Nora Ephron’s death last week was followed by a veritable deluge of tributes and memorial pieces both affecting and a bit bewildering. That’s not to gainsay Ephron’s achievements, but the public reactions to celebrity deaths follows an unpredictable path, and must ultimately be driven by pressures that have so far eluded all scientific attempts to explain them. Who can say why the public will go for years virtually ignoring an actor, only to burst into paroxysms of grief to learn that they’ve died? For that matter, why does the death of some pop stars elicit such strong reactions, while others who seem equally beloved (or ignored) pass from this mortal coil almost without notice? If one thing remains predictable, it’s our willingness to gloss over the complications.
Because it does no glossing, one of the most interesting tributes to Ephron was a piece offered up at the Paris Review blog by Matt Weinstock. The virtue of the piece lies in its recognition of the contradictions inherent in Ephron’s public persona. She was, without question, a woman of notable accomplishments, the most lauded being that she wrote, directed and produced films in Hollywood, where the glass ceiling is said to remain a foot or two lower than elsewhere in corporate America. Yet the body of work she left behind is of variable quality, to put it gently. The most durable of her films will likely be When Harry Met Sally, every bit as classic an example of the romantic comedy as His Girl Friday or Roman Holiday. Yet for those looking to make an auteur of Ephron, it is dismaying to find a body of work so small as to make clunkers like Bewitched and Michael virtually inescapable.
In that regard, “Nora Ephron’s Potato-Chip Legacy” strikes me as more honorable eulogy than most. Even for all of its personal digressions and the impersonal distance that stands between its author and subject, it does tribute to Ephron by its honesty. Ephron’s career, it tells us, was marked by contradictions.
The movies that are likely to define Ephron’s legacy for at least the foreseeable future are all romantic comedies. Think of them as the Meg Ryan trilogy: When Harry Met Sally, Sleepless In Seattle, and You’ve Got Mail. This, for Weinstock, is the signature irony attending Ephron’s life. He quotes a passage from her novel Heartburn and remarks:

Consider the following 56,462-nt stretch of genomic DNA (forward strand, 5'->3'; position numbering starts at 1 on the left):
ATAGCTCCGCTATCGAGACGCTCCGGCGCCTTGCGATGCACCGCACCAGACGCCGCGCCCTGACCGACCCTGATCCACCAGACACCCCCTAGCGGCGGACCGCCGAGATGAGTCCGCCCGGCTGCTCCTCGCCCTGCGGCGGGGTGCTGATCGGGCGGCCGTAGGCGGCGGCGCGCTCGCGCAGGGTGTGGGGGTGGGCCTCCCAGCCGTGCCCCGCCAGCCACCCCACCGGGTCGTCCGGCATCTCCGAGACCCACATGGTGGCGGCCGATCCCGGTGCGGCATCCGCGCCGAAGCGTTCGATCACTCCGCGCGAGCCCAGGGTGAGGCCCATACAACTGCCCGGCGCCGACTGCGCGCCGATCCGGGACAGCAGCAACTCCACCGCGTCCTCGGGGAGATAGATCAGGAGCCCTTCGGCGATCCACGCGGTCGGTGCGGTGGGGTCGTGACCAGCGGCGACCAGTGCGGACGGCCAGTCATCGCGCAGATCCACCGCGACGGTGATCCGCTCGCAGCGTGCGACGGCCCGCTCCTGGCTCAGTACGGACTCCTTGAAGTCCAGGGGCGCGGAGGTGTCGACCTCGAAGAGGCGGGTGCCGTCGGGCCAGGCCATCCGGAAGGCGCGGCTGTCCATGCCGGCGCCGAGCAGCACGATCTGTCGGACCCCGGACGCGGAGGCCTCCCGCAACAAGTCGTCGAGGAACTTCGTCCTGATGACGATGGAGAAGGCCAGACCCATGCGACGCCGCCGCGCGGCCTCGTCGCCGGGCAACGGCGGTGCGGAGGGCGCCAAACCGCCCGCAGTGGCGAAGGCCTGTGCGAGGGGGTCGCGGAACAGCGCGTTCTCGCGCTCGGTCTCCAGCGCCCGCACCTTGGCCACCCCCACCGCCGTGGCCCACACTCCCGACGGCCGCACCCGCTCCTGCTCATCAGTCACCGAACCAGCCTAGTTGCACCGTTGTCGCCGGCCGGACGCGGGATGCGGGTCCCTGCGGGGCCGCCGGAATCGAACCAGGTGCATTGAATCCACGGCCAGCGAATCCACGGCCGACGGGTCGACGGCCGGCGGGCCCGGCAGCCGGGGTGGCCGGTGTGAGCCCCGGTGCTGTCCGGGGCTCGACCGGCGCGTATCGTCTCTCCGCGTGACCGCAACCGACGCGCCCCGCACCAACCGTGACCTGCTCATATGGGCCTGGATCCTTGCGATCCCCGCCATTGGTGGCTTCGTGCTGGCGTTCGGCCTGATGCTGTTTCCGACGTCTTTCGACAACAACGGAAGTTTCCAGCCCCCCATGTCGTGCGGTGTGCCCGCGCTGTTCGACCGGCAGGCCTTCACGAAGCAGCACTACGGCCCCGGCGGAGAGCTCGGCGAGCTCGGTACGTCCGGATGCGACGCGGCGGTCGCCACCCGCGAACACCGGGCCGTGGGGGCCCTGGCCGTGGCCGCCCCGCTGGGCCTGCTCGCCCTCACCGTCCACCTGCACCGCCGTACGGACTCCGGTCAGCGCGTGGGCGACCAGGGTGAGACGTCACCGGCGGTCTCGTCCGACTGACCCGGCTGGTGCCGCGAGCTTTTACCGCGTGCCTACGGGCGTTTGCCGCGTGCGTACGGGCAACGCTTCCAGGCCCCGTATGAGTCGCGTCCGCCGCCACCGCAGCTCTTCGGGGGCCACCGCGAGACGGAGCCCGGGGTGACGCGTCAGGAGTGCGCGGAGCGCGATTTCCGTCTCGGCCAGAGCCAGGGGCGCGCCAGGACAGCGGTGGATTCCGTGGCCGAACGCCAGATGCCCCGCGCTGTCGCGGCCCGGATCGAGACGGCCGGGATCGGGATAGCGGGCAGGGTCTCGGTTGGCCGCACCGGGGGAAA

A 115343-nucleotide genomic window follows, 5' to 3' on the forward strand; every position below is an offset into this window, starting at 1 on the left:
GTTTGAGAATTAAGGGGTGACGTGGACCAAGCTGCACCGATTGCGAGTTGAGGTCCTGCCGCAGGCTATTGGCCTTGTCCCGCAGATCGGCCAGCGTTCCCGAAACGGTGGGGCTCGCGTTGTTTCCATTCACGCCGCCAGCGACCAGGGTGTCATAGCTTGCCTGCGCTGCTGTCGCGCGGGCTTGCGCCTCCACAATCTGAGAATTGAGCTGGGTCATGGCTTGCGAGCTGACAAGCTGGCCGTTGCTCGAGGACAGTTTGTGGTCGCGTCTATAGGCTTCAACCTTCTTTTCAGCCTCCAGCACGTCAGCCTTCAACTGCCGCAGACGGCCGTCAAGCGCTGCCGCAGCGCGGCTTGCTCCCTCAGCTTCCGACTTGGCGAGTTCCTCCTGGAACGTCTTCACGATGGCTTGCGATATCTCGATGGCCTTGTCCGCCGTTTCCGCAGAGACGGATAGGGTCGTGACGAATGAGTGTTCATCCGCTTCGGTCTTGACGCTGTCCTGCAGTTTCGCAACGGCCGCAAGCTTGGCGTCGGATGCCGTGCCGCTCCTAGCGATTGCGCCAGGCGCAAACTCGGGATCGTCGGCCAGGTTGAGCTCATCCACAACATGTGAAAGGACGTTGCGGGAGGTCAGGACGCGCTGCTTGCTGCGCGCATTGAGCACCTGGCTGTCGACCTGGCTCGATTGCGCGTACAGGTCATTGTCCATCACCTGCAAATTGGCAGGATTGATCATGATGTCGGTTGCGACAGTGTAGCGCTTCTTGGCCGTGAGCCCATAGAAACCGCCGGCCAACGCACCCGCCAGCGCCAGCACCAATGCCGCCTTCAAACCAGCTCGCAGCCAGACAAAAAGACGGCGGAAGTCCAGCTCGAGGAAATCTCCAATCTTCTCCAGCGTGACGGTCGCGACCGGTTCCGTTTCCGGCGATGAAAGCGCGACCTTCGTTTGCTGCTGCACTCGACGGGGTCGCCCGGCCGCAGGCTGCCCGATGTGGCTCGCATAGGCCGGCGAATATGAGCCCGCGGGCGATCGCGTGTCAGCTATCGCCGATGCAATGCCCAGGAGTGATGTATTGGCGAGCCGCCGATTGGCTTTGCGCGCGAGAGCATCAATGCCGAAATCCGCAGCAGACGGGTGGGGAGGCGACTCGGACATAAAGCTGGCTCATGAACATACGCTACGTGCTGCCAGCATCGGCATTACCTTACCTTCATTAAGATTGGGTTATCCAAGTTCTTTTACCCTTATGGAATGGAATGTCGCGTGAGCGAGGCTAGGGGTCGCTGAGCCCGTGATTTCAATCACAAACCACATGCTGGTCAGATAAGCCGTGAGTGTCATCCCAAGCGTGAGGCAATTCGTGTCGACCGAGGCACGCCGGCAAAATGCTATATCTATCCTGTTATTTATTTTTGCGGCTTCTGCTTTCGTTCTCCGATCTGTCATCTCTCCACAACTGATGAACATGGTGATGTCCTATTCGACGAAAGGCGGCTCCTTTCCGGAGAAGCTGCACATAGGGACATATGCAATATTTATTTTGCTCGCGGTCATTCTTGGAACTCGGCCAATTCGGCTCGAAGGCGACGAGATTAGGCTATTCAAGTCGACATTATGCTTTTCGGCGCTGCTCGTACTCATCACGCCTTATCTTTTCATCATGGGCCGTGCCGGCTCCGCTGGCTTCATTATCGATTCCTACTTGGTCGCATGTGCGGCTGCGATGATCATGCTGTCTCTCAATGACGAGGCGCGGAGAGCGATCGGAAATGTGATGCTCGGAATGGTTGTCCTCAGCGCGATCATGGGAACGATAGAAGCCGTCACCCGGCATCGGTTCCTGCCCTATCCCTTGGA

Seeing Ephron gab about “unrealistic notions about romance” in 1983 is rather like hearing those reports that the young L. Ron Hubbard told friends, “If you want to get rich, you start a religion”—and it hints at the nagging contradictions of Nora Ephron’s life.
In 1993, Ephron scoffed when a Rolling Stone reporter suggested that she might gain a reputation as “some queen of romance.”
But here we begin to see the tidal force of genre. It is virtually indisputable that the pull of genre shaped the reception of Ephron’s work, such that even influential works like Heartburn have been utterly eclipsed by the Meg Ryan trilogy. As Weinstock would have it, the same pull determined the direction of Ephron’s life as well. From her mother’s demand that she “Turn it into a funny story” to her own writerly transformation of pessimistic cyphers of herself in the rom-coms she wrote, Ephron left ample evidence that she had been tracking genre in her very mode of existence.
She was, of course, too intelligent and self-conscious a person not to work some awareness of that into her scripts. As Weinstock puts it:
Ephron’s characters are constantly forsaking reality in favor of pop-culture-dispensed dreams. The leads in her movies slavishly imitate their idols—from Julia Child to Deborah Kerr to Samantha Stevens—without realizing that they’re more complicated and charming than their role models (the one exception, of course, is Julie Powell: she is an irredeemable dud). Ephron heroines are frenzied, interesting people desperate to couple off so that they no longer have to be interesting.
Yet, the genre remains unsubverted – or, at best, only partly subverted. The final passages in Weinstock’s piece are about the effect Ephron’s movies had on his own romantic life, how they “presided over this future.” He describes ill-considered flirtations that, in retrospect, may have been motivated less by a clear romantic interest than by the desire to have a story worth telling.
Therein lies the curious risk of genre. There is no harm in it, save that we want to live it. Some people do live a genre, and live it successfully. It’s difficult to hear anecdotes about Ephon’s marriage and not see them in terms of a romantic comedy. But the desire to live a genre can trump our willingness to live with authenticity. We want so badly for our circumstances to fall into a particular pattern, that we can no longer trust our own motives. The things we seem to want pale in the face of the overarching pattern of a life.
That, perhaps, is what has kept so many eulogizers from broaching the contradictions in Ephron’s work. After all, eulogy is itself a genre.